For those of you who have money and are smart, Im sure you preparing for the worst. The rest, well get ready to Loot your way through society...if you don't get shot in the process of taking from those that have.

    Uncle Obama Isn't gona save you, the stock market or this country.

    Read up on RON PAUL.....his most recent statments say it all in a nutshell.
  4. You can get stats from the Weimar Republic and do some back of the envelope calculations to see that stocks are going to be horrible in that scenario. They inflated much less than the currency which made them not toilet paper but... maybe they were good for wrapping fish in..... that is the bad news, worse for many of us is that futures will be right up there with stocks...

    That is one scenario, personally I'm all good to go in that scenario, but I can't see that trading financial instruments is going to be viable, maybe currencies.... I stopped telling people about it decades ago, it's like trying to get somebody to think about what they eat... all you are going to do is make enemies :)

    The other scenario is that we have a normal recession, a little longer than typical [it already is] a little deeper than typical [ditto], but Obama pulls it off, then we have to put up with European Socialism... or rather Obama trying to force it on the US where it really does not fit at all... I used to play poker with a lady from Sweden, she had a brush factory, I was curious what it was like having a business in a country where the income tax had been known to exceed annual income... she never said much, I guess she was able to make it go somehow and she had money for travel and poker... we'll have to learn to do the same thing.. I think it will make us all semi-criminals in the long run, socialism is theft of money from one party via threat of force and incarceration and giving it to another party... that makes a whole culture thieves or jailbirds I suppose...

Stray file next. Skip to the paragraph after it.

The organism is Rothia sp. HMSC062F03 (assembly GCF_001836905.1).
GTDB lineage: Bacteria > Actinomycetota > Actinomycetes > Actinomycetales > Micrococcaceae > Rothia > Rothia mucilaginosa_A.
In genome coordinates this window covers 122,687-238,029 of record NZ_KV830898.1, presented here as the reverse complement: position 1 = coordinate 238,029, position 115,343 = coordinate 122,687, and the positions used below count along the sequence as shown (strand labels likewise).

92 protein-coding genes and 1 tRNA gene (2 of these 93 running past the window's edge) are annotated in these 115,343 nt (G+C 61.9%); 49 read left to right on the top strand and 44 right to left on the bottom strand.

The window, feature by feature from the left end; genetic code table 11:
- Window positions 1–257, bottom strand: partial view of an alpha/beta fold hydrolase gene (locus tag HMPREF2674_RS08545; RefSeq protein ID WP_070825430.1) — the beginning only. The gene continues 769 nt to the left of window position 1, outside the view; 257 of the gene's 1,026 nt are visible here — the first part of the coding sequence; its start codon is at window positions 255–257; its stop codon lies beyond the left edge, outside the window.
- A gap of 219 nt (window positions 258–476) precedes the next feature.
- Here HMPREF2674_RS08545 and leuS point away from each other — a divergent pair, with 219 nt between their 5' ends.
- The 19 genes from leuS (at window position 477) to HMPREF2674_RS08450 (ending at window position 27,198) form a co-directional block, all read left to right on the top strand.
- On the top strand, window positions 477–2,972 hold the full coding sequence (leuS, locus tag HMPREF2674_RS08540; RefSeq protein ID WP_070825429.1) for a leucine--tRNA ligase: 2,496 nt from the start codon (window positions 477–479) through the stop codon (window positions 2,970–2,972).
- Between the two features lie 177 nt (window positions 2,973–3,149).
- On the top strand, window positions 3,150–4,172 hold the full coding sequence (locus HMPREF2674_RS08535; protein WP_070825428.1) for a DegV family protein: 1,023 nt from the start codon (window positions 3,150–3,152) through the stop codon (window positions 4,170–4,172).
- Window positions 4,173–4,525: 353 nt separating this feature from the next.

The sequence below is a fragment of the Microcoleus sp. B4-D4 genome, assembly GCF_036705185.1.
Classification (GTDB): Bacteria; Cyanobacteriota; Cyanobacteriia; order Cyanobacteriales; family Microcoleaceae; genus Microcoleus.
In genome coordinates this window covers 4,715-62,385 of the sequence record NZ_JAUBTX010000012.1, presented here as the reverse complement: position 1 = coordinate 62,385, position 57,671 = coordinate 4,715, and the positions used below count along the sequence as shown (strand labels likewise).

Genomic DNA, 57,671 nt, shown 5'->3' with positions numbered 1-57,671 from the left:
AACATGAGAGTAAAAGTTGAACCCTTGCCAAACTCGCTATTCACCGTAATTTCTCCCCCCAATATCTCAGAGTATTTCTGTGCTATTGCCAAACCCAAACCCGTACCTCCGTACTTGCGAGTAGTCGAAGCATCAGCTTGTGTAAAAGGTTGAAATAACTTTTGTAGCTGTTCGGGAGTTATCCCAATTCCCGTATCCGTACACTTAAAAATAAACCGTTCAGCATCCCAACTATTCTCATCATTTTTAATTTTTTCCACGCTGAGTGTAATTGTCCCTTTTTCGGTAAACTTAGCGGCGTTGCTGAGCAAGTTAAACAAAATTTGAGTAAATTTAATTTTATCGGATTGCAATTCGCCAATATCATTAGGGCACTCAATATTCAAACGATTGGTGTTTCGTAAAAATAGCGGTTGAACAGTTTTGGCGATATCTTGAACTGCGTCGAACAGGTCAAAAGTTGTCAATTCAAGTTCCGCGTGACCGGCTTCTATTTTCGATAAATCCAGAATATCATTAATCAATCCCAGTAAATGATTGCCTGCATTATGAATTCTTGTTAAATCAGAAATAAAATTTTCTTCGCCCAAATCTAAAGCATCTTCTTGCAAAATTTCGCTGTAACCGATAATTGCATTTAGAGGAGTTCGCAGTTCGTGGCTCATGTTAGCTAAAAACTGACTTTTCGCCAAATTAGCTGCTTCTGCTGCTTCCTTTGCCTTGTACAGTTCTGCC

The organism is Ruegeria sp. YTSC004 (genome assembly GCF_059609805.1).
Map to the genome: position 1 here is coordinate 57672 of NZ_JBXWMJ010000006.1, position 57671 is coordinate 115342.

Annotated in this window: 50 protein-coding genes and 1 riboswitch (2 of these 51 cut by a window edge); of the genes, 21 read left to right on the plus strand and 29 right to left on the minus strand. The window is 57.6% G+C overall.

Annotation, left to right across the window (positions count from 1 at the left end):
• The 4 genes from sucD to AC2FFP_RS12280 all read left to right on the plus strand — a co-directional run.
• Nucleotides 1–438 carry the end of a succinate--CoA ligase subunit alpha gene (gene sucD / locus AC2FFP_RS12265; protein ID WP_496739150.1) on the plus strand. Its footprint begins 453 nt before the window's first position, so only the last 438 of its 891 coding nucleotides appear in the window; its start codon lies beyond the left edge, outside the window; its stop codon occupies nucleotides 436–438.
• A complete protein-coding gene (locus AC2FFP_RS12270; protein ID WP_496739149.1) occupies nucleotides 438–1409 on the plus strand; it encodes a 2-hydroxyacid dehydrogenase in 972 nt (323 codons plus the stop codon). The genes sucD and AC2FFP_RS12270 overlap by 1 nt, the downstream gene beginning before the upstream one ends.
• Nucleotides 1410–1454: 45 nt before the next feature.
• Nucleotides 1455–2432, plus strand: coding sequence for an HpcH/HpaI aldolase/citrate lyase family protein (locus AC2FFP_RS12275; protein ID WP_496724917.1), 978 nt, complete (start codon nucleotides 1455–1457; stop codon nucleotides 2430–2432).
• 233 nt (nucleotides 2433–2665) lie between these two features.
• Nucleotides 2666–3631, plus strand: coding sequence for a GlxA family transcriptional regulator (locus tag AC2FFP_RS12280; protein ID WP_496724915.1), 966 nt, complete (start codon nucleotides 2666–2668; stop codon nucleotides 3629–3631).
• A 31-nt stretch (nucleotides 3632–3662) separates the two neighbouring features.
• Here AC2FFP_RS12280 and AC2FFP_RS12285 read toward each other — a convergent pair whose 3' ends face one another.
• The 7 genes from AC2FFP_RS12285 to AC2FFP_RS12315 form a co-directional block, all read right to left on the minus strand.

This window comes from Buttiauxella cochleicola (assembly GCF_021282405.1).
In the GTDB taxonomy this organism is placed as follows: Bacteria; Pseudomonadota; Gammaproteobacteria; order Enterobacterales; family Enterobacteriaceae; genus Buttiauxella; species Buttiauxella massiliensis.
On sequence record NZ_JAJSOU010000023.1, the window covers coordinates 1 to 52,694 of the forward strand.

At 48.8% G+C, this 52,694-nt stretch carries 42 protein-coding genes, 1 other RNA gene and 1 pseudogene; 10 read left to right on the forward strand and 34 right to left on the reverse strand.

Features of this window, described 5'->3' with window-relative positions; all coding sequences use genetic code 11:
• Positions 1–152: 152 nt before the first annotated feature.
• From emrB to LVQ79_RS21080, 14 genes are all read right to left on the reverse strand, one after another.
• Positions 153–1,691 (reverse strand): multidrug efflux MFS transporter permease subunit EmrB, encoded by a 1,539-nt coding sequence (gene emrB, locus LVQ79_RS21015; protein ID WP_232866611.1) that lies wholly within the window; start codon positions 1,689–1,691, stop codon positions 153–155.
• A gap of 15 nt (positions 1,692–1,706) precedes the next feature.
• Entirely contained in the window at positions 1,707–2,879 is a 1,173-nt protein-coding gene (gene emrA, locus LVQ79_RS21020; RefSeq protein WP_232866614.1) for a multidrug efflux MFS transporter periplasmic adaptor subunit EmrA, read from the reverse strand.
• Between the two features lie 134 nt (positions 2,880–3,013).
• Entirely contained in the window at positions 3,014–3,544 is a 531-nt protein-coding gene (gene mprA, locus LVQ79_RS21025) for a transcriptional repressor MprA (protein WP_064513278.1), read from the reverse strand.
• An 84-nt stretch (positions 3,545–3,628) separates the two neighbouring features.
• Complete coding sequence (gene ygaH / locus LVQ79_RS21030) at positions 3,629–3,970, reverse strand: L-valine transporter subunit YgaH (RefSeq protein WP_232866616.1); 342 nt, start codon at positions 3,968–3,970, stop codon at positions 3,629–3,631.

5. The are two types of investors, lucky and unlucky.
  6. Just another reason why this banking plan will never work.

    The banks are in complete denial or at least deception mode. The Geithner plan will lead to price discovery. The price discovery will finally show that the banks are insolvent.

    The fact that Treasury thinks it can turn dirt into gold is beyond stupidity.
  7. There was another article today, that owners of expensive boats are abandoning them all over the place.

    Maybe I can find something in a nice 60 footer and live in it :)
  8. Banks starting to walk away on foreclosures

    Imo, this is a good thing. In the respect that we need to toss out the rule book.

    But we need rules and we had good rules.

    No one played by the rules, what good is the rule book?

    Rules are made to be broken.